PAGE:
1. My sister Jane's pony. (Not My sister's Jane's pony'.) 2. The boys were at Uncle John's (home, farm, or the like). 3. At dinner at our friend Sir Joshua Reynolds's. BOSWELL. 4. The father of Bartlett the bookseller. (Clearer than 'Bartlett the bookseller's father '.)
NOTE. When an appositive is added by way of explanation, being emphatic and set off by a comma, the first noun receives the sign of possession: Johnson and I passed the evening at Miss Reynolds's, Sir Joshua's sister. - Boswell.
49. Apposition denoted by phrase with of. Apposition is often denoted by a phrase with of:
The city of Rome (= the city Rome); the month of April.
50. Essential and nonessential appositive. When a word, phrase, or clause used in apposition is needed to define the meaning of the noun or pronoun which it modifies, it is an essential appositive, and is not separated from the rest of the sentence; when it is not so needed, it is a nonessential appositive, and is separated from the rest of the sentence by a comma or commas (see §§ 92, 270, 472, 489):
1. My cousin Fred lives here. (Essential.)
My only cousin, Fred Brown, lives here. (Nonessential.) 2. Mary Queen of Scots; Mary Stuart, Queen of Scots. 3. Doctor Edward Fowler, Vicar of Saint Giles's.
4. War was therefore at once declared against the two most venerable corporations of the realm, the Universities of Oxford and Cambridge.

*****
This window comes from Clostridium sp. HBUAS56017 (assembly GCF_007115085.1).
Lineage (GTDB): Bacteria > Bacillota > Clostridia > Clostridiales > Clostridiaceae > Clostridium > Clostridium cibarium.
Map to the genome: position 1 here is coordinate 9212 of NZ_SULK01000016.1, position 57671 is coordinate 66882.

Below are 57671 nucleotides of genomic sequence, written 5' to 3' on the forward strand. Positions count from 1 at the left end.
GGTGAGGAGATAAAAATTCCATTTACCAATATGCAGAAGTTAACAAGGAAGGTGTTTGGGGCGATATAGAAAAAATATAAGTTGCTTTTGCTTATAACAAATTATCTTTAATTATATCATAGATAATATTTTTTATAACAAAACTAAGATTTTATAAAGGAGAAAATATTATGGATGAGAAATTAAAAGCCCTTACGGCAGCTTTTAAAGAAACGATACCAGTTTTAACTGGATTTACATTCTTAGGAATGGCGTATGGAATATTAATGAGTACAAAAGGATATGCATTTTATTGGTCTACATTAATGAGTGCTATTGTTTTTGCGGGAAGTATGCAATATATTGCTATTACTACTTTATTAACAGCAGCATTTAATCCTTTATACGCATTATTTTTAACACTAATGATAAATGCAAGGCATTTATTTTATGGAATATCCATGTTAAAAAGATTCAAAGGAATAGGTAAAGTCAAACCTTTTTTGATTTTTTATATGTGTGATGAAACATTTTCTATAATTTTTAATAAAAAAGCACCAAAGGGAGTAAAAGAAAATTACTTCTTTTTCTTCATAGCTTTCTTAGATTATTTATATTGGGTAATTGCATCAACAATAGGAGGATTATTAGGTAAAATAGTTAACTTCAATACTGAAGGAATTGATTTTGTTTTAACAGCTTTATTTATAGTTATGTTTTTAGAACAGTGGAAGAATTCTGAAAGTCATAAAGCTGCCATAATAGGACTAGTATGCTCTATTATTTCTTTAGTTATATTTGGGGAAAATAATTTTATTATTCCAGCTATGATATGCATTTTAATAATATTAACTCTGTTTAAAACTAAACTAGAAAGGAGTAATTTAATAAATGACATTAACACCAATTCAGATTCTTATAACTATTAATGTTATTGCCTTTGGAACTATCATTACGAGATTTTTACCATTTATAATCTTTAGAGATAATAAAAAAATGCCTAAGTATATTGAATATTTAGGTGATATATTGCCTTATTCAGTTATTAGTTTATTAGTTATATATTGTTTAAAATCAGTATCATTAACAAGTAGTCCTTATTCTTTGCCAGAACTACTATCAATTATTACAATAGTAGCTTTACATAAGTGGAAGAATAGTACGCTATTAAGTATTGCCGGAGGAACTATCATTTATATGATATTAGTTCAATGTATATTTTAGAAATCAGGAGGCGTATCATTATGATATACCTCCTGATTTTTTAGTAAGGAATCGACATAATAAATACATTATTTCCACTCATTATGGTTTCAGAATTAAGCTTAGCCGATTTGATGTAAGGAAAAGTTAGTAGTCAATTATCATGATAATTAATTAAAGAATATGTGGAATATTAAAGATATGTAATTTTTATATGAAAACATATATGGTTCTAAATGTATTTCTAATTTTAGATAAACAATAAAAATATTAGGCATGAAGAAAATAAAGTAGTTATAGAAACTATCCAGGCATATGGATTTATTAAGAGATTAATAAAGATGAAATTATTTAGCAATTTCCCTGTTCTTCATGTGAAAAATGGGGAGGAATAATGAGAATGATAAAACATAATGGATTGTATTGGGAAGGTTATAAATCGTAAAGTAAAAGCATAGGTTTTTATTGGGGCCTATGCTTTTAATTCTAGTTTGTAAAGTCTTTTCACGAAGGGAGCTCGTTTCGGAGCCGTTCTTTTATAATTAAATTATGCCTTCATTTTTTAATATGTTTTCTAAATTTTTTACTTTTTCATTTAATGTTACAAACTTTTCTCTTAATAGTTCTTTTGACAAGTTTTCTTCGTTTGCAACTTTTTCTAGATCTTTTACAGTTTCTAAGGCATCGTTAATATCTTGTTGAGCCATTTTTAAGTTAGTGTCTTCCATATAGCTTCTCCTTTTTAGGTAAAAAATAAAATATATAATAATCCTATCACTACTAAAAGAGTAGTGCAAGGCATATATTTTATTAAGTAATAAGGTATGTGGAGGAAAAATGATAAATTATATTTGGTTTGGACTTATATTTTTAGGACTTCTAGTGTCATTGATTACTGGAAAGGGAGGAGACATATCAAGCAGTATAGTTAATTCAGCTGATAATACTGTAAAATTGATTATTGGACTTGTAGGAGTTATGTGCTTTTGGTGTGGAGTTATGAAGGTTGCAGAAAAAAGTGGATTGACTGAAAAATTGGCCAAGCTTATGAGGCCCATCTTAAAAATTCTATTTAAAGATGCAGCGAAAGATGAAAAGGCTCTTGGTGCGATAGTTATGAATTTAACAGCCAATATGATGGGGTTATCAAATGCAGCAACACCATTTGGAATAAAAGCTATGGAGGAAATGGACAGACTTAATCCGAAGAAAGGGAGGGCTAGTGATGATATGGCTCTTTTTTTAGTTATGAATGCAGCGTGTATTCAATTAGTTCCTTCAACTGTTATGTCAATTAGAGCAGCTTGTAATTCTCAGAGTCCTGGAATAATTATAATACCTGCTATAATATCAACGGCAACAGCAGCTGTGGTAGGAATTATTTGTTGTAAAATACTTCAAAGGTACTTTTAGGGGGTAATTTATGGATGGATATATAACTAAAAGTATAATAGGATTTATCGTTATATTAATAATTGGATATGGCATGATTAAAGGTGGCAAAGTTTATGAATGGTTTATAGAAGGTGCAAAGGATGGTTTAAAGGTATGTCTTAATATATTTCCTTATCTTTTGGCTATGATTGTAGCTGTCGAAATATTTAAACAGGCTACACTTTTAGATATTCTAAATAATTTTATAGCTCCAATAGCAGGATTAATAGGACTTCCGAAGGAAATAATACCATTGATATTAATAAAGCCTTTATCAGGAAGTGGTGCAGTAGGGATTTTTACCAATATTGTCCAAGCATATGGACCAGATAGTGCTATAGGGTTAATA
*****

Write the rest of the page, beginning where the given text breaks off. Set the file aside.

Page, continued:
5. The spirit of Francis Bacon was abroad, a spirit admirably compounded of audacity and sobriety. — MACAULay.
6. He offered Rochester a simple choice, to pronounce the Bishop guilty, or to quit the Treasury. MACAULAY.
7. The thought that he might be late made him uneasy.
His first thought, that he might be late, made him uneasy.
51. Adverbial noun. A noun, or a noun with an adjective, is frequently used adverbially (§ 252):
1. They waited months. (Modifies verb waited.)
2. She sighed many times. (Modifies verb sighed.)
3. He began a week ago. (Modifies adverb ago.)
4. It is worth a fortune. (Modifies adjective worth.)
5. The pony is three years old. (Modifies adjective old.)
6. They came this way. (Modifies verb came.)
7. This pencil cost five cents. (Modifies verb cost.)
8. We fished all night (day, winter, July, etc., of definite portions of time); but, with the, all the morning (the afternoon, the week, etc., of indefinite portions of time). (Modifies verb fished.)
52. Time when, etc. The time when or within which an event takes place is usually expressed by a prepositional phrase; in particular, a preposition is regularly used with the days of the month (and the days of the week unless modified by next, last, or the like):
1. On this particular morning; on the following day.
2. What did you receive at Christmas?
3. He was born on the tenth of July; on Friday, the tenth of July (here the preposition on is not repeated with the appositive tenth).